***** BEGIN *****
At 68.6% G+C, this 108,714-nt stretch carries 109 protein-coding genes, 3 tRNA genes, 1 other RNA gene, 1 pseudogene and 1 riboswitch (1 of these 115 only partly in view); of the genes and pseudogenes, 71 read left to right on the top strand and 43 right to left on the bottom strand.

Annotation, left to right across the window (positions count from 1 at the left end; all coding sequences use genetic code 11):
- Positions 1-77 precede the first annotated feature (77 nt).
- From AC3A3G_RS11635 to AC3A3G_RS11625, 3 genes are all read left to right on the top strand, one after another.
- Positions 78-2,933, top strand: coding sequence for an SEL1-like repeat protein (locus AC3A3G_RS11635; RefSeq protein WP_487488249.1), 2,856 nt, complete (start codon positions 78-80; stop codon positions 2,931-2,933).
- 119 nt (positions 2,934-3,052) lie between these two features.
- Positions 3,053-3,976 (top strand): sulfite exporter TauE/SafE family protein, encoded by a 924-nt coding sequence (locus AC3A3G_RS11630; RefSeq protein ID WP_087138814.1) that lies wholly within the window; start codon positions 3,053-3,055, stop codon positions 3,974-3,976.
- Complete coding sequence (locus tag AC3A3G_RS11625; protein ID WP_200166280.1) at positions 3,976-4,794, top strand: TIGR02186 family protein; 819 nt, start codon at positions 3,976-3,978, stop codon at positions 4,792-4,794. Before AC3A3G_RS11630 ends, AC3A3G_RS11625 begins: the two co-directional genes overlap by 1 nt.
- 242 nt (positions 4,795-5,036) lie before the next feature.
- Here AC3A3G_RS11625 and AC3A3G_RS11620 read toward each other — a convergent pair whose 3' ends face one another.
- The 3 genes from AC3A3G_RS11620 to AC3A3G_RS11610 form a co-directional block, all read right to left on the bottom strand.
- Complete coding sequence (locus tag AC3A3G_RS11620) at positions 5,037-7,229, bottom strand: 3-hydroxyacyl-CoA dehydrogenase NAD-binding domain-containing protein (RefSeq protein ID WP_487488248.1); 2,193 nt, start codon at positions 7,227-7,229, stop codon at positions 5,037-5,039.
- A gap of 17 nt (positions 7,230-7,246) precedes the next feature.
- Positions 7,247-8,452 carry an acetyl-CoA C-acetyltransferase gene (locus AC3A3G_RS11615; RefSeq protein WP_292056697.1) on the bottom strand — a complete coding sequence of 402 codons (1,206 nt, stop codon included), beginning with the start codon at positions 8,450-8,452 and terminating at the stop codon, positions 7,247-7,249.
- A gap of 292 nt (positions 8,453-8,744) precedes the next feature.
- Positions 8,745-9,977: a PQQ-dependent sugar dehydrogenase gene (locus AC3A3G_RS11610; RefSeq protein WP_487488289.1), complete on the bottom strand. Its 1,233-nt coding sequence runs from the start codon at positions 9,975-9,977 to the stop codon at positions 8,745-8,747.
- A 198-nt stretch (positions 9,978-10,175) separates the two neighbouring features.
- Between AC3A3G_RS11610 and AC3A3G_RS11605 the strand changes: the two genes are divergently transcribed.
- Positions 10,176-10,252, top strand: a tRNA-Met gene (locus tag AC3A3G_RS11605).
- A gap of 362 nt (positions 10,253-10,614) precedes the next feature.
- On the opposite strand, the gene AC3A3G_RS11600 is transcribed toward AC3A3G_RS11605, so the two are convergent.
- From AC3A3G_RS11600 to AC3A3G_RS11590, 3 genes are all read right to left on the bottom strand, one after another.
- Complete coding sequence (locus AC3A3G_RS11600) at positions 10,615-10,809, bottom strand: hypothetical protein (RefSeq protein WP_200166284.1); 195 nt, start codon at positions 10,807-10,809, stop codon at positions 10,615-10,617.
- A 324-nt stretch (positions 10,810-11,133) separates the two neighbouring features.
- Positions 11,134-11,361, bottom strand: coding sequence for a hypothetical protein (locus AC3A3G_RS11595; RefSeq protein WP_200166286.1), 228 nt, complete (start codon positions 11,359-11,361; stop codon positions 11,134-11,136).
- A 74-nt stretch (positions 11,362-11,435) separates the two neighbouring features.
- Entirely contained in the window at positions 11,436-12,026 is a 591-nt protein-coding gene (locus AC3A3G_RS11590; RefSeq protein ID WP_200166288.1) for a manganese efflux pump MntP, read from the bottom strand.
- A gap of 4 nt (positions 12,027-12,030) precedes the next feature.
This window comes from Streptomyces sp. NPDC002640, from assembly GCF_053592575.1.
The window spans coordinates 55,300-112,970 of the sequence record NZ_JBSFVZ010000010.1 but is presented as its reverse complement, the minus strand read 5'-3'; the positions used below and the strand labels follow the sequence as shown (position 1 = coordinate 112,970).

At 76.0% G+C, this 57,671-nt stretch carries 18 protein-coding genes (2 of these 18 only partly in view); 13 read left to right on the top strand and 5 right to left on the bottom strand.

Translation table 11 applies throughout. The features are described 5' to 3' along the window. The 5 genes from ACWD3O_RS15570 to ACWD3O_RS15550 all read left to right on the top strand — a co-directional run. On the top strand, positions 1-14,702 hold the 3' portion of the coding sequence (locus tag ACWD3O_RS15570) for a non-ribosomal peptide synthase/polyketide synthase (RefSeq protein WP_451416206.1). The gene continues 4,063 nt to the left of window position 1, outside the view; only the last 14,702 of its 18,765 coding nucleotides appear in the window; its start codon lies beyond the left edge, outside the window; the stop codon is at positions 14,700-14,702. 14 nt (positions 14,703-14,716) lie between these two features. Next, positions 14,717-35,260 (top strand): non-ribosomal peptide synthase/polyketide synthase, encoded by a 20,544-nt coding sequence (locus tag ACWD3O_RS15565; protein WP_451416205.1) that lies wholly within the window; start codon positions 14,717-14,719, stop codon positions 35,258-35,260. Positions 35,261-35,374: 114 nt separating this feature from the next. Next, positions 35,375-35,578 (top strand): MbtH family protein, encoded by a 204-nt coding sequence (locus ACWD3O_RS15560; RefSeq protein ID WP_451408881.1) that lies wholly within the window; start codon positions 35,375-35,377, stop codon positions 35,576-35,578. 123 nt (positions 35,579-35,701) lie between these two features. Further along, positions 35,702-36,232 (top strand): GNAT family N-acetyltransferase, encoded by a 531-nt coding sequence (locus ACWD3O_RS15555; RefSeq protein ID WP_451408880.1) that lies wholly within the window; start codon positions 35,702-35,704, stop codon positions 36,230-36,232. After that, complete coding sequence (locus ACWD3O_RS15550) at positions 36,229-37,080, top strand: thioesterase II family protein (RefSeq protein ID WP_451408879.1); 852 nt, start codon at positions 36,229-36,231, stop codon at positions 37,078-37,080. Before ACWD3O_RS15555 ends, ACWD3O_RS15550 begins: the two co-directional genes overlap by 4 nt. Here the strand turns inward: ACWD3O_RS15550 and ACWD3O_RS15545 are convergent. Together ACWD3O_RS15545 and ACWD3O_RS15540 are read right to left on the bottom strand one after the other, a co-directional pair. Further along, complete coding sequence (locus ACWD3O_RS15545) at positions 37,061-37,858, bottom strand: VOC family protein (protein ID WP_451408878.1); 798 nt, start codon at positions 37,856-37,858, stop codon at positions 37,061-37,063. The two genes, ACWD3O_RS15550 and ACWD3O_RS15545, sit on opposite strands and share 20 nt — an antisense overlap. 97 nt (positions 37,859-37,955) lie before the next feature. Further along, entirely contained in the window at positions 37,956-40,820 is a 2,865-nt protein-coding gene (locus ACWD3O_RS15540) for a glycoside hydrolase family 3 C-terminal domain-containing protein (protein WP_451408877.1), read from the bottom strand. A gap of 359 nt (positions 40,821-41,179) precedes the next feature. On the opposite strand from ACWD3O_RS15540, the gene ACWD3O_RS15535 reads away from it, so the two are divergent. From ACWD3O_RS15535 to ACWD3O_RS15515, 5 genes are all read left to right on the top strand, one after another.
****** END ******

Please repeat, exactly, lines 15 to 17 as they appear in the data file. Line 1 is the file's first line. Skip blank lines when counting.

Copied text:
- A gap of 292 nt (positions 8,453-8,744) precedes the next feature.
- Positions 8,745-9,977: a PQQ-dependent sugar dehydrogenase gene (locus AC3A3G_RS11610; RefSeq protein WP_487488289.1), complete on the bottom strand. Its 1,233-nt coding sequence runs from the start codon at positions 9,975-9,977 to the stop codon at positions 8,745-8,747.
- A 198-nt stretch (positions 9,978-10,175) separates the two neighbouring features.